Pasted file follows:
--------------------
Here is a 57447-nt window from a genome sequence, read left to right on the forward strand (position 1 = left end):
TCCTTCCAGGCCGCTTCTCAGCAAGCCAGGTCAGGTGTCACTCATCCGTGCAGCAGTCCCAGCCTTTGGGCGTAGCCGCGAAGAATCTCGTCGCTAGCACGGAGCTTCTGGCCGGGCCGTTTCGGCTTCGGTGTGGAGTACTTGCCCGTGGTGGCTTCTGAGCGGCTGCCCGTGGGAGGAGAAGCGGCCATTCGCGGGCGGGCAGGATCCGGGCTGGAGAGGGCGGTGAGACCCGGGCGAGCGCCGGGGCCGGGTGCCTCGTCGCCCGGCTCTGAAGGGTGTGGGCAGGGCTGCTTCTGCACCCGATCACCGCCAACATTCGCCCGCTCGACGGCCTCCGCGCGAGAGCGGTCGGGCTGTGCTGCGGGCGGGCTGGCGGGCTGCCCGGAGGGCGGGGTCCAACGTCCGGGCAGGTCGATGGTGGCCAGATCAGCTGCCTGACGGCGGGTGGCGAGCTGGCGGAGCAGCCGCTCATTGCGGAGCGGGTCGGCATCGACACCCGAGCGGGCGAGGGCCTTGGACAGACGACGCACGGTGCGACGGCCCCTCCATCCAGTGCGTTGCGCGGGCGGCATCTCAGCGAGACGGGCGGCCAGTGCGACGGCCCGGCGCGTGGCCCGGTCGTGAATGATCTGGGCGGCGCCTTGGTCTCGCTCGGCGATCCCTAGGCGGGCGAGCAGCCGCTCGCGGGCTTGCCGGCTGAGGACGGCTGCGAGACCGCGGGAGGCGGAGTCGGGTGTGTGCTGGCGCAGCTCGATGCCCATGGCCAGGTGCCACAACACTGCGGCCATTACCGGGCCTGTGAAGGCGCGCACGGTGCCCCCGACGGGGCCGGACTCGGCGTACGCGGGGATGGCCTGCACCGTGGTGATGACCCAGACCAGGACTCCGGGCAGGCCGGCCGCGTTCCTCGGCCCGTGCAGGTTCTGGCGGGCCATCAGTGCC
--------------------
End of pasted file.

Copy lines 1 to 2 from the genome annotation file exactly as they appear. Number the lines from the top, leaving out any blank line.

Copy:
Here is a 57447-nt window from a genome sequence, read left to right on the forward strand (position 1 = left end):
TCCTTCCAGGCCGCTTCTCAGCAAGCCAGGTCAGGTGTCACTCATCCGTGCAGCAGTCCCAGCCTTTGGGCGTAGCCGCGAAGAATCTCGTCGCTAGCACGGAGCTTCTGGCCGGGCCGTTTCGGCTTCGGTGTGGAGTACTTGCCCGTGGTGGCTTCTGAGCGGCTGCCCGTGGGAGGAGAAGCGGCCATTCGCGGGCGGGCAGGATCCGGGCTGGAGAGGGCGGTGAGACCCGGGCGAGCGCCGGGGCCGGGTGCCTCGTCGCCCGGCTCTGAAGGGTGTGGGCAGGGCTGCTTCTGCACCCGATCACCGCCAACATTCGCCCGCTCGACGGCCTCCGCGCGAGAGCGGTCGGGCTGTGCTGCGGGCGGGCTGGCGGGCTGCCCGGAGGGCGGGGTCCAACGTCCGGGCAGGTCGATGGTGGCCAGATCAGCTGCCTGACGGCGGGTGGCGAGCTGGCGGAGCAGCCGCTCATTGCGGAGCGGGTCGGCATCGACACCCGAGCGGGCGAGGGCCTTGGACAGACGACGCACGGTGCGACGGCCCCTCCATCCAGTGCGTTGCGCGGGCGGCATCTCAGCGAGACGGGCGGCCAGTGCGACGGCCCGGCGCGTGGCCCGGTCGTGAATGATCTGGGCGGCGCCTTGGTCTCGCTCGGCGATCCCTAGGCGGGCGAGCAGCCGCTCGCGGGCTTGCCGGCTGAGGACGGCTGCGAGACCGCGGGAGGCGGAGTCGGGTGTGTGCTGGCGCAGCTCGATGCCCATGGCCAGGTGCCACAACACTGCGGCCATTACCGGGCCTGTGAAGGCGCGCACGGTGCCCCCGACGGGGCCGGACTCGGCGTACGCGGGGATGGCCTGCACCGTGGTGATGACCCAGACCAGGACTCCGGGCAGGCCGGCCGCGTTCCTCGGCCCGTGCAGGTTCTGGCGGGCCATCAGTGCC